- This is pretty heavy for 1964 – does it predate The Kinks? Could easily envisage a punk/metal cover -and sure enough, the ever-enterprising Joan Jett did a version, according to AMG. Nice Motown beat. (dumptruck)
- good for snapping gum and applying Brylcreem (asta)
- Again a jingle, again a jangle. It’s a theme. (jo)
- Great song for stomping. Basic, raw, simple. That tambourine player was busy, wasn’t he? DC was a crap drummer though, his intro fills are totally off. Stompy! (ade)
1974: Jealous Mind – Alvin Stardust. (65)
- this is almost so bad that it’s good… the slide guitars, the whiny voice… and by the way, The Nitty Gritty Dirt Band wants its bass line back from Spirit in the Sky. (asta)
- I like the slapback echo on his voice. Like a Tesco Value Range Gene Vincent, he was quite menacing at the time, now he just looks daft. Love the Rubber Bullets guitars. (ade)
- annoying, like the timewarped bastard lovechild of Marc Bolan and Shakin’ Stevens (Hg)
- I said to myself, ‘Who is this Alvin Stardust?’. You’ll be pleased to know his official website refers to him as ‘The Godfather of British Rock & Roll’ as well as the ‘KING of glam. The upturned collar, the leather pants, the burns. I had to click ‘BACK’ in horror. Can I just say, Ew? (jo)
- Adam F’s dad sounds positively prehistoric here. His Elvis imitation gets on my norks. (dumptruck)
- For a girl named Alvin, she still manages to make this song sucks my ass. (Josh)
- I get confused with Alvin, a man so desperate to cling to the ragged coat-tails of vacuous celebrity that he’ll try anything. Being a born-again Christian a few years ago. Now he’s in Hollyoaks (or is it Family Affairs?) And all this based on a flash-in-the-pan career in which he was the cheapest exponent – all fake leather and ridiculous sideburns – of an already cheap musical genre, Glam Rock.I have forgotten this record already. Can you tell? (Vaughan)
- I can’t remember how this went, and I only heard it a minute ago… (Adrian)
1994: Without You – Mariah Carey. (64)
- I must be having one of my little spells. No it’s just the available selection today. Again, I do not own a single thing sung by Mariah Carey, but with this cover of the old Air Supply song I can see why she had so many fans. Without all the vocal gymnastics, she’s got a gorgeous voice. (asta)
- #1: wobbly diva torch-song, what not to like? (Hg)
- #1 since this is one of the few songs where she doesn’t try to beat out Ella on the old Maxwell ad and break the glass. I really always did like the song though. Poor Harry, rolling over in his grave. (jo)
- Horrendously oversung cover of great song that manages to remove any trace of emotion. In spite of received wisdom, Mariah can actually come up with a great song (Dreamlover, Vision Of Love) but this is about as bad as she gets and yet was by far her biggest UK hit. Vile. (dumptruck)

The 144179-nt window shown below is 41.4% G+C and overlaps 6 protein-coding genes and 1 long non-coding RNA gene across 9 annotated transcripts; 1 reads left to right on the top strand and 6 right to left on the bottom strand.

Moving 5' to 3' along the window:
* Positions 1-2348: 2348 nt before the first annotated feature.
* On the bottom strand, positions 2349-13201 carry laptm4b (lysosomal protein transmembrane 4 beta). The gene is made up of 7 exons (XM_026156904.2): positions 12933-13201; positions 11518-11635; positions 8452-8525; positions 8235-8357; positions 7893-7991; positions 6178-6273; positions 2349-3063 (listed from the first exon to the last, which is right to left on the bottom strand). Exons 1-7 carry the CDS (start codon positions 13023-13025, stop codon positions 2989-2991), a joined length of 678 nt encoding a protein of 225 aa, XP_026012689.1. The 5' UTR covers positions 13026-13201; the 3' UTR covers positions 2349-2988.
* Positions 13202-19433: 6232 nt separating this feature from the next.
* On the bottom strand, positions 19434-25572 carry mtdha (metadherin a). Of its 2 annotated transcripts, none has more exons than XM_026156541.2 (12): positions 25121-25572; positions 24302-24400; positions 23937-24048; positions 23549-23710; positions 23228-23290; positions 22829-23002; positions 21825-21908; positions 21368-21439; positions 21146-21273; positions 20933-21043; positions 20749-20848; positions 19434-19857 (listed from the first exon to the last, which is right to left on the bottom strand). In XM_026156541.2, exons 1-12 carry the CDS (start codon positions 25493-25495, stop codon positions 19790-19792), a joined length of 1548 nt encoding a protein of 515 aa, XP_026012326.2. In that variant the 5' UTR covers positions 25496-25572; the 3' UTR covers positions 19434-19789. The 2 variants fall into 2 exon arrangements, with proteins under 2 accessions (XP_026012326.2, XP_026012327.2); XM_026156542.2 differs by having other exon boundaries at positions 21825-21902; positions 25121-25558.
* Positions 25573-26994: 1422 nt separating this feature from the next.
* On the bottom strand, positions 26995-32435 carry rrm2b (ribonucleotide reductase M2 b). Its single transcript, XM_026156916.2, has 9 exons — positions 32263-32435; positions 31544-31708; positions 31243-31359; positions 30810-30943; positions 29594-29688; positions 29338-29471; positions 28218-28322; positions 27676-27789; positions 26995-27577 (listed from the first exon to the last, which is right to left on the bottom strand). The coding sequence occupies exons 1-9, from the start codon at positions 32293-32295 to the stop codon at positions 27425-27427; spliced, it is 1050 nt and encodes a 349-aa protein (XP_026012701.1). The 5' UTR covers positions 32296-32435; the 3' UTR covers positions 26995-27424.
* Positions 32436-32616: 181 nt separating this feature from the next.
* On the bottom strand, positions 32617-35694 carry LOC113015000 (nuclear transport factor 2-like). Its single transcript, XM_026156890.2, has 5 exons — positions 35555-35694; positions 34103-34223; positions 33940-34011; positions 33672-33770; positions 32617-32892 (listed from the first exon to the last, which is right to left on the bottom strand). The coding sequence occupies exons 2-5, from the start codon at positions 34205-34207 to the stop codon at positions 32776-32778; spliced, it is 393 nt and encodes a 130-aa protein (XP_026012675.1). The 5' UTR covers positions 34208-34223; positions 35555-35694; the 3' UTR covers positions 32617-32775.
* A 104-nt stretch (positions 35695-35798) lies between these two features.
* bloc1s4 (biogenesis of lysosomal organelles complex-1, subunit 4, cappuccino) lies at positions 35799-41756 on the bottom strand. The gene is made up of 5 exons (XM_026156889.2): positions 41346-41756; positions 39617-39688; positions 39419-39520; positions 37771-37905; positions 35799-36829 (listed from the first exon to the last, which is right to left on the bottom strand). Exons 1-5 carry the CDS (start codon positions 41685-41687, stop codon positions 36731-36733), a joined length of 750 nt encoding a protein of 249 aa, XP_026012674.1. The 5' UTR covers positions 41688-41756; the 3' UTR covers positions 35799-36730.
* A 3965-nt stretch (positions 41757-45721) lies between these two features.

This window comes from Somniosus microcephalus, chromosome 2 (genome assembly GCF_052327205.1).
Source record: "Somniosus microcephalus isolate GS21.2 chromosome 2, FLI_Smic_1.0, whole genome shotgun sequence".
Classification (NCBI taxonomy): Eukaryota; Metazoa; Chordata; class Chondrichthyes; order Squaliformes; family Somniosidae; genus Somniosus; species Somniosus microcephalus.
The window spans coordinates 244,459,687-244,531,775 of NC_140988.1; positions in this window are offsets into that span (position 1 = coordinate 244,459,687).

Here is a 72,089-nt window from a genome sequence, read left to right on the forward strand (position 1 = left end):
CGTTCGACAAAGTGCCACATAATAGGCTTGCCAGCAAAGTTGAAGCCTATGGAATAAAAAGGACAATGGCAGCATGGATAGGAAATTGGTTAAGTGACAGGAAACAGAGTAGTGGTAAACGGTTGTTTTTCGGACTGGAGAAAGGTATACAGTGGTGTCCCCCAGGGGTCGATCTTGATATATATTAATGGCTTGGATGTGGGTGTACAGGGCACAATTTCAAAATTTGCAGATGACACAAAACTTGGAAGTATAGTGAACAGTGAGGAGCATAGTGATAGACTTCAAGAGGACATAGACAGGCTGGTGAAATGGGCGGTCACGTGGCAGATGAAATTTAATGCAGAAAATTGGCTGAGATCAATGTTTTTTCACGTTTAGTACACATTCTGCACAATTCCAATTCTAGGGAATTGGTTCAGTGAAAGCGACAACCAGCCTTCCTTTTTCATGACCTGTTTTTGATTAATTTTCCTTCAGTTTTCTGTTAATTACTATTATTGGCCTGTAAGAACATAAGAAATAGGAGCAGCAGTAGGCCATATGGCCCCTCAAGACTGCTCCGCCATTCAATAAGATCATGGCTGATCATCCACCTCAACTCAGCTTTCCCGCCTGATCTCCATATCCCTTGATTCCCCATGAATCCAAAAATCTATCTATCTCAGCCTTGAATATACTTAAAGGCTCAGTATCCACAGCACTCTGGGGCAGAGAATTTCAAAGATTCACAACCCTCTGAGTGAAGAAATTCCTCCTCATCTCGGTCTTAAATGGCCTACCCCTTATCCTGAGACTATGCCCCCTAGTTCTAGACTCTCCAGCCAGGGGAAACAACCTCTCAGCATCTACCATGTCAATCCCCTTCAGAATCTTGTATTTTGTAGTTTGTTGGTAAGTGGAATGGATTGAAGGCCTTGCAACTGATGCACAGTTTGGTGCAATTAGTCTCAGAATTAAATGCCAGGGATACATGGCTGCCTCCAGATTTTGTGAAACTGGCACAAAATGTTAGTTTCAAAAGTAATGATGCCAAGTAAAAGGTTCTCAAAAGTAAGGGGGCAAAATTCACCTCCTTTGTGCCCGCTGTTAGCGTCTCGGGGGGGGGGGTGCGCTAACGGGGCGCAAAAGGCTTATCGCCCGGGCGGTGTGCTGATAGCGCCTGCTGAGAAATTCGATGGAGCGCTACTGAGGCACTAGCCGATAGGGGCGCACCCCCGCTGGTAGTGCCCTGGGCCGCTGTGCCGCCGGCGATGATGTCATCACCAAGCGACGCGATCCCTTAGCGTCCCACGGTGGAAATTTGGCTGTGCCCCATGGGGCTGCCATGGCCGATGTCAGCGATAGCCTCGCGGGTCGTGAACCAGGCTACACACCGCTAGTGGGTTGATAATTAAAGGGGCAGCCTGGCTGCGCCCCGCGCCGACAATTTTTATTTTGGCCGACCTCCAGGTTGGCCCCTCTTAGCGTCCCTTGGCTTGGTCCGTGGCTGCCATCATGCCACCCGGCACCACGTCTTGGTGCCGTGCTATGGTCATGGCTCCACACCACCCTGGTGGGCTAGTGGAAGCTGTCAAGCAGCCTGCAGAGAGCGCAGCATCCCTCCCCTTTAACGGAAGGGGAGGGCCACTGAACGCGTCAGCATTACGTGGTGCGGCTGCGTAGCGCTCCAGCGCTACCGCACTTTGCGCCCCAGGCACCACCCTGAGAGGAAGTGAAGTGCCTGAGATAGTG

- God, she must have been a f***ing irritating little kid in the school choir. “Carey, 3C – could you just sing the tune of the hymn rather than the hundred and fifty-seven little twiddly bits.””But Miss, I’ve got a ten-octave range, and my highest notes can only be heard by bats.”To which, of course, everyone undoubtedly thinks – “Poor bats.” (Vaughan)
- yes luv, you’ve had opera training. yes luv, you can sing 400 notes when really only one will do. Mushy, overblown, pompous ego-wank, sucks ANY feeling out of the song and replaces it with the sound of dollar bills in tills and breast implant appointments. (ade)
- I’ve happily sat through Glitter TWICE, but Without You is too much for me. (zbornak)
- This bland diva nightmare so deserves to be sixth, except I can’t place her any lower. (diamond geezer)
1984: Joanna – Kool & The Gang. (58)
- The year is 1984. “Hello darling – do you want to take a ride in my Cortina GT? We can cruise along the wide open roads of suburban Essex, while you fondle my fluffy dice and we listen to my Kool & The Gang cassette. Or I’ve got Sade, if you like. Then we can go back to my place and you can make mad passionate love to me in my bachelor living-room with the fake black leatherette sofas, to a soundtrack of Jennifer Rush singing The Power of Love.” Have Atomic Kitten covered this one too? There’s quality for you. (Vaughan)
- Who’d have thought the band that did ‘Jungle Boogie’ would turn out so weedy?. Pleasant enough 80s pop, but I always preferred ‘Cherish’ and the disco stuff. (dumptruck)
- I remembered this as much better than it sounded here; it was rather insipid. Still, dull neutrality is better than outright badness. (Somewhat)
- The lounge music of the 80’s. (jo)
- I guess you had to know her. (Demian)
1 (1) The 1960s (29) — Laughing, singing, dancing, swinging, music fills the air, at the discotheque!
2= (4) The 1970s (24) — I am the DJ, I am what I play!
2= (2) The 1980s (24) — Last night a DJ saved my life! Hang the DJ!
4 (2) The 1990s (23) — Yo DJ, pump this party! God is a DJ!
5 (5) The 2000s (20) — Hey Mr. DJ, put a record on, I wanna dance with my baby!